I love taking animal photos: the four-legged, the six-legged, the winged. (Yes, I’m counting insects as animals, just go with it.)
But the biggest challenge is taking photos of my own pets. How best to capture the wriggliness, the silliness of a puppy? How do you convey the loving trust they have in you, licking your face or lying across your feet whenever they’re given the chance?
I don’t think I ever really satisfactorily managed to get Zooey’s personality on film. He was just too much dog for two-dimensions. And also, his black fur was impossible for the camera to focus on. I just lacked the technical skill to coax the camera into doing him justice. And it makes me sad, that I don’t have any really great shots for us to remember him with.
I have the same issues with Karma. Her eyes just sort of meld into her black face mask and I can’t quite record how much she loves those kids. How mournful she is every morning as she watches them walk to their school bus. It’s a little piece of heartbreak every morning.
I’m an OK photographer; I think I have a good eye. I’ve become pretty good at guessing how light will translate to the screen, and the zen of sitting with a subject and interacting with it through a lens is one of my happier pastimes.
If you don’t know what’s in Jimmy’s mouth you probably should read the deer heart story.
I don’t have the technical skills to get a great shot every time, though. If I’m not blessed with the light I love (mid-day? night? Rainy? I’m screwed) I’ve forgotten how to compensate. I’m the biggest cheater ever when it comes to depth of field (I just switch to my telephoto. That is, presuming I’m not just using my iPhone, which I confess I do way more than I should).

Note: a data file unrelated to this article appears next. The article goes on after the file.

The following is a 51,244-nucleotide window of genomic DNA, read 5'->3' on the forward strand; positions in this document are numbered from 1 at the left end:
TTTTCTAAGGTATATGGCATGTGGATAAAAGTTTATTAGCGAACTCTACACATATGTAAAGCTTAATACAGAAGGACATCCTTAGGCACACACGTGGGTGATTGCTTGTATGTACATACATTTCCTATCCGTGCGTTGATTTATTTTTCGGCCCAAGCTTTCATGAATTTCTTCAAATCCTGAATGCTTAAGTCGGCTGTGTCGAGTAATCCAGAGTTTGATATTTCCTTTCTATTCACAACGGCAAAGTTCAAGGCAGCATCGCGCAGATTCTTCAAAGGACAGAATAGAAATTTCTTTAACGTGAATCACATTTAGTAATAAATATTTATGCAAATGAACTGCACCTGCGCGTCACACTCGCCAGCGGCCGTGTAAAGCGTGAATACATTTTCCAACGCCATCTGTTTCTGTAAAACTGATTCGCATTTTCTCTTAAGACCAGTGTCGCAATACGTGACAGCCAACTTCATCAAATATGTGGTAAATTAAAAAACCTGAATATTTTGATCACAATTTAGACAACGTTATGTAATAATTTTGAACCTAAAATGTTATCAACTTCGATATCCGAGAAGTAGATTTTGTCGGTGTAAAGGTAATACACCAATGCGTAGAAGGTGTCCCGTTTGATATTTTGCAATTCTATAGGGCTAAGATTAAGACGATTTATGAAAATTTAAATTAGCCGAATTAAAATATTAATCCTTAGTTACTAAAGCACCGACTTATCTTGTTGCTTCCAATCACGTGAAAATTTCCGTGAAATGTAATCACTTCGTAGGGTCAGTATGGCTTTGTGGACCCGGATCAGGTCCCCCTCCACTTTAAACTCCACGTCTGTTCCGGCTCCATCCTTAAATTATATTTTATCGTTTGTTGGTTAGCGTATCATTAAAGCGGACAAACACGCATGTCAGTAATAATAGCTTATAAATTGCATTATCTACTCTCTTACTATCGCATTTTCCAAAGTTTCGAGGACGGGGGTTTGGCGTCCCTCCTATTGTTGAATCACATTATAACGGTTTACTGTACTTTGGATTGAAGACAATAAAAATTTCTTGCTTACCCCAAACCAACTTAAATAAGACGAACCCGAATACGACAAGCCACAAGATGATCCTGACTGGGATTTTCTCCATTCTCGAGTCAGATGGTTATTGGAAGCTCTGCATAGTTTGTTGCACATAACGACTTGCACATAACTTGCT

I’m not a good photographer. To be a good photographer takes skill, a good eye, a bit of luck and the patience to take and sift through lots of pictures.
The quality of your results can be directly measured by the breadth and depth of your knowledge of the technical workings of photography.
– Jamie Pflughoeft, Beautiful Beasties
In other words, luck, patience and a good eye can only take you so far. At some point you gotta do the homework.
What I do know about the technical tricks and rules of photography I learned from reading photography books, behind the counter of Lincoln Camera during breaks and lunch hours. I looooove photography books, such a gratifying blend of tech geekiness and eye candy.
Beautiful Beasties is a photography book dedicated entirely to the visual capture of our furry and feathered friends. It’s a lovely book, as photography books should be: a feast of heartwarming, funny, breathtaking, wonderfully expressive animal portraits. And it’s full of practical tips to get the best shots of your animals— not just the digital photography techniques about aperture, lighting, ISO noise and shooting in the RAW, but also how to read an animal’s body language and evoke facial expression. Special difficulties (like how to photograph a black dog) are helpfully included, and there are great sections on post-production, photo organization and advice for those who are considering photography as a profession.
It’s geared, obviously, to the unique challenges that pet photography poses, but it’s a solid tutorial on the mechanics of photography in general. There’s always something new to learn.
If you could use a refresher on your photog technical skills (or learn them for the first time), or want to take your animal photos from ok to good (or great!) it’s a great read.
And here’s your chance to win a copy 🙂
Just follow the directions in the Rafflecopter widget (may have to click through if reading in RSS). Up to 10 entries possible if you’re into upping the odds!